Savvy Readers Find 'Disappeared' Writer

Evan Ratliff wrote a story for Wired magazine last month about people who disappear — who leave their lives and start somewhere completely new. It's a lot tougher in this post-9/11, anti-identity-theft era, but Ratliff tried to do it himself. He disappeared August 15, and Wired gave readers a month to track him down — for a $5,000 reward. They did, just a few days ago, in New Orleans. Host Guy Raz catches up with Evan Ratliff on the phone from an undisclosed location (OK, the Atlanta airport).

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GUY RAZ, host:

Eliminating your carbon footprint is one thing. Try erasing your identity. Last month, Evan Ratliff wrote a story for Wired magazine about how it's nearly impossible to drop out and start a new life with a new identity. Then, Evan Ratliff tried to do just that: drop off the face of the earth. And he challenged his readers to try and find him.

This past week, he got caught. We caught up with him in the Atlanta airport, and he talked about the steps, technological and otherwise, that he took to throw off his pursuers.

Mr. EVAN RATLIFF (Contributing Editor, Wired): I didn't try to get rid of all my accounts, but I dropped all of my credit cards. I quit using my cell phone. In fact, I took the battery out of my cell phone because if your cell phone has a battery in it, it can be trackable, and I started setting up a new identity under a new name with new accounts, and I wanted to see if they would make the connection between the old one and the new one and whether they could take all of my information, which they had access to through my editor - my bank accounts, my phone records, my past e-mails - and if they could synthesize all that and use that to figure out where I might go.

RAZ: Well, that wasn't enough, of course, because you were caught.

Mr. RATLIFF: I was found by a combination of really high-tech sleuthing and some very on-the-ground kind of shoe-leather work. The high tech part was someone set up a Facebook account that was all about my pursuit. And the reason they did that was that they were hoping, in part, that I would go log onto that site, which in fact I did. So one particular very smart searcher was able to use that information to try to figure out which person accessing the Web site was me.

RAZ: How were you found?

Mr. RATLIFF: Well, I was found by a guy in Seattle, who combined digital information and clues that he had unearthed online to determine that I was likely to be in New Orleans, and then once he had that theory, he basically got in touch with a pizza place in New Orleans that makes gluten-free pizza.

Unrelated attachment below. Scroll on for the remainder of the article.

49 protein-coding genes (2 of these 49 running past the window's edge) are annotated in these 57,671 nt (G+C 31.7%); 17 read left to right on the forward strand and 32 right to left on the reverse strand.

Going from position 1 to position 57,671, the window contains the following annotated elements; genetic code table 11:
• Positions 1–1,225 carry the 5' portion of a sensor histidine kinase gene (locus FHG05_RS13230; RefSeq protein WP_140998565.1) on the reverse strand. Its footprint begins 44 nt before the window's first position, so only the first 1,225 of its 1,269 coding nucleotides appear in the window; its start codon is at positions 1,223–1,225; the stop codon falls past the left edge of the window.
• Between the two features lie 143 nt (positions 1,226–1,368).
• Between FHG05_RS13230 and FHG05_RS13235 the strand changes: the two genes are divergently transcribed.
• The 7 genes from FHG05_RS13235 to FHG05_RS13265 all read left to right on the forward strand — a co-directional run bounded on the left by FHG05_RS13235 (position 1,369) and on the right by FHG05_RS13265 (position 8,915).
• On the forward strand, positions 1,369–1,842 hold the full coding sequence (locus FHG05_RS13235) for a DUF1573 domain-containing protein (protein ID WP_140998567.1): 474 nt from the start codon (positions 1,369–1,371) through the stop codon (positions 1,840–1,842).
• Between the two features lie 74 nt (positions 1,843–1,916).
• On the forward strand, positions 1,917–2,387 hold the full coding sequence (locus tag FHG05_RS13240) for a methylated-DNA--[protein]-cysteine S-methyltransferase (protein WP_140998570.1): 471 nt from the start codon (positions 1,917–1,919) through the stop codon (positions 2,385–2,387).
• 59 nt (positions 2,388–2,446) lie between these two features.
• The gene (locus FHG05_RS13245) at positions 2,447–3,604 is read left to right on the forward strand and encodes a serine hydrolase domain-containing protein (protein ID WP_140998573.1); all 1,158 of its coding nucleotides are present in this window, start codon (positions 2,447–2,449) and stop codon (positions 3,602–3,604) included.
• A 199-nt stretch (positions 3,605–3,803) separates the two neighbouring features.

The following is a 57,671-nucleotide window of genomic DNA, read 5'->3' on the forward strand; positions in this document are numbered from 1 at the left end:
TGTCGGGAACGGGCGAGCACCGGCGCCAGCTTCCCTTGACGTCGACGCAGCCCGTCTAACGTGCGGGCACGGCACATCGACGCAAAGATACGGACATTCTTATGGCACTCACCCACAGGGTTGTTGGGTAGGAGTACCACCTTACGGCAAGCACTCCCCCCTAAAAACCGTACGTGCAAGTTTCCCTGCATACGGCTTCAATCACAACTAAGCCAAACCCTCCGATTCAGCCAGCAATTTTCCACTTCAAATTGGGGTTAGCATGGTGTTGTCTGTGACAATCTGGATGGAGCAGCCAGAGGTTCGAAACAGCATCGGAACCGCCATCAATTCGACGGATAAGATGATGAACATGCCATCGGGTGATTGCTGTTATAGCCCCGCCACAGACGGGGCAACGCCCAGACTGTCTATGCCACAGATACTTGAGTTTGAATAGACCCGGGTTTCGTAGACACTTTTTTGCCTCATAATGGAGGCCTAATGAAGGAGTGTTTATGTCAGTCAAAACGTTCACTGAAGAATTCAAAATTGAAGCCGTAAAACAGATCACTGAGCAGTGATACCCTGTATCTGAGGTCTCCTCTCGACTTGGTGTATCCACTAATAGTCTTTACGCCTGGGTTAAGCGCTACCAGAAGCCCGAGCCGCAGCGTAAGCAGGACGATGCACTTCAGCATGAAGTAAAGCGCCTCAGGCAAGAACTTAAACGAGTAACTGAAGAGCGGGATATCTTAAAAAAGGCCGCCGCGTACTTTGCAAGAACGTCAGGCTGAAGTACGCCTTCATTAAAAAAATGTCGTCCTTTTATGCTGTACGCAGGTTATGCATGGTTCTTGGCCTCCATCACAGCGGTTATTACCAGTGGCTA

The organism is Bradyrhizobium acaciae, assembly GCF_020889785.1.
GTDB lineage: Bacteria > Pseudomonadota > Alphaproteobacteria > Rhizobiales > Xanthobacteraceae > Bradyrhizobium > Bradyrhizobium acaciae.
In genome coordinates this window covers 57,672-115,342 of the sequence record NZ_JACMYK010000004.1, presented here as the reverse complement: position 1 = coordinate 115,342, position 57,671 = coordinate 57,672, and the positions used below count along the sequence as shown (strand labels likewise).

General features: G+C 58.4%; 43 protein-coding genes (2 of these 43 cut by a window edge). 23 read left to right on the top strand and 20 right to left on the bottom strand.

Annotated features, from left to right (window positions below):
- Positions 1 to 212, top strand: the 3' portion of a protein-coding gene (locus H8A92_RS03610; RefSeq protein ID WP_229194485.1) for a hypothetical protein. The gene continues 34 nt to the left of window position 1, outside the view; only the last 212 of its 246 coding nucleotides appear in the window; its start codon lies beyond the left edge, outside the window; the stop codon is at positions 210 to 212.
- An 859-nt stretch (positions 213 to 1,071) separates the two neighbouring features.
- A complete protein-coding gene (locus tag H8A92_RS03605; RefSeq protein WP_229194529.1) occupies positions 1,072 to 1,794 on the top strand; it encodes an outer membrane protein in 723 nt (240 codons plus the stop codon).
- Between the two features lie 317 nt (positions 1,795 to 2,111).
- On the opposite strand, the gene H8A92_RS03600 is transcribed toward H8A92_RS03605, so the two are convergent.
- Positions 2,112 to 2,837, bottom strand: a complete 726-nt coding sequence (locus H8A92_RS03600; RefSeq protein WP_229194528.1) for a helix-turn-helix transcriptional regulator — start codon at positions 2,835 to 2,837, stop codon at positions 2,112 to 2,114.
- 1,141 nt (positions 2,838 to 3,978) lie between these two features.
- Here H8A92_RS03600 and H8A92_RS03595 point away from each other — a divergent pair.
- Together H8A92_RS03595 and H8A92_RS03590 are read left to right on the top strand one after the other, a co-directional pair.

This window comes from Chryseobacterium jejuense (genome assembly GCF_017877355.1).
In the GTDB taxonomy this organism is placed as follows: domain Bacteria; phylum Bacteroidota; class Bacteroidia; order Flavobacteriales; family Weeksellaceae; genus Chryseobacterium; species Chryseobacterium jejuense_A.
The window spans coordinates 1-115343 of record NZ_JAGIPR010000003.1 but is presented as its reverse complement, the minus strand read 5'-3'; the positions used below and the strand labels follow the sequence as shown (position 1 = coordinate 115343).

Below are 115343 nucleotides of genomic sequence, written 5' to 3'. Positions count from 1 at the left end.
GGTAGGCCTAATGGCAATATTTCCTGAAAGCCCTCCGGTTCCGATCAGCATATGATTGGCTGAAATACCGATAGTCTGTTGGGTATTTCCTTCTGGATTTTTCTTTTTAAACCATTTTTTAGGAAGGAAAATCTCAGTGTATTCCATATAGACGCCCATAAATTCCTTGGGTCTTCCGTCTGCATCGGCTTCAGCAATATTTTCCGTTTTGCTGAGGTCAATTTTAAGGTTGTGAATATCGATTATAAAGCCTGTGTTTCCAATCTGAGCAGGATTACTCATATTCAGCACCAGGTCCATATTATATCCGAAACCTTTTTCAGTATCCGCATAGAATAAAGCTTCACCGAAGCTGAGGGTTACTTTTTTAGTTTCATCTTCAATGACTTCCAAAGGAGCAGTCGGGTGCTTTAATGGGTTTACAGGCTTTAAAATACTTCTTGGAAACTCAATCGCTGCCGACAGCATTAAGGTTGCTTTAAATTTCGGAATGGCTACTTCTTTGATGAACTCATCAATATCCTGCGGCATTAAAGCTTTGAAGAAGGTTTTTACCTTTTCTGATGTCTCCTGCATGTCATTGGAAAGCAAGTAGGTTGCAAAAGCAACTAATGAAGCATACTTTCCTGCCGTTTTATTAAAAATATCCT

I, because of a dietary condition, I'm required to eat things that are gluten-free. So he enlisted that pizza place to physically scour the city for me, and they spent a day doing that. And they eventually staked out a book reading where they thought I would show up, and indeed I showed up.

RAZ: Evan, given how much information, you know, we all share, willingly or not today, is it possible to erase your identity?

Mr. RATLIFF: I think it can be done, but it requires a type of discipline that most of us aren't really cut out for. It requires not just shedding your accounts and things like that. It actually requires shedding a large part of who you are and really changing your habits and eliminating contact with the people that you once knew.

You know, it sounds like if you wanted to go on the run, that wouldn't be that hard. That's what it sounded like to me, but even in a very, very short period of time, that became very difficult for me to do.

RAZ: Evan Ratliff - and that is your real name, right?

Mr. RATLIFF: That is correct.

(Soundbite of laughter)

RAZ: Evan Ratliff is a contributing editor for Wired magazine. He's writing a story about his month on the run for the December issue of Wired.

Evan, thanks so much.

Mr. RATLIFF: Thank you. It was great to be here.

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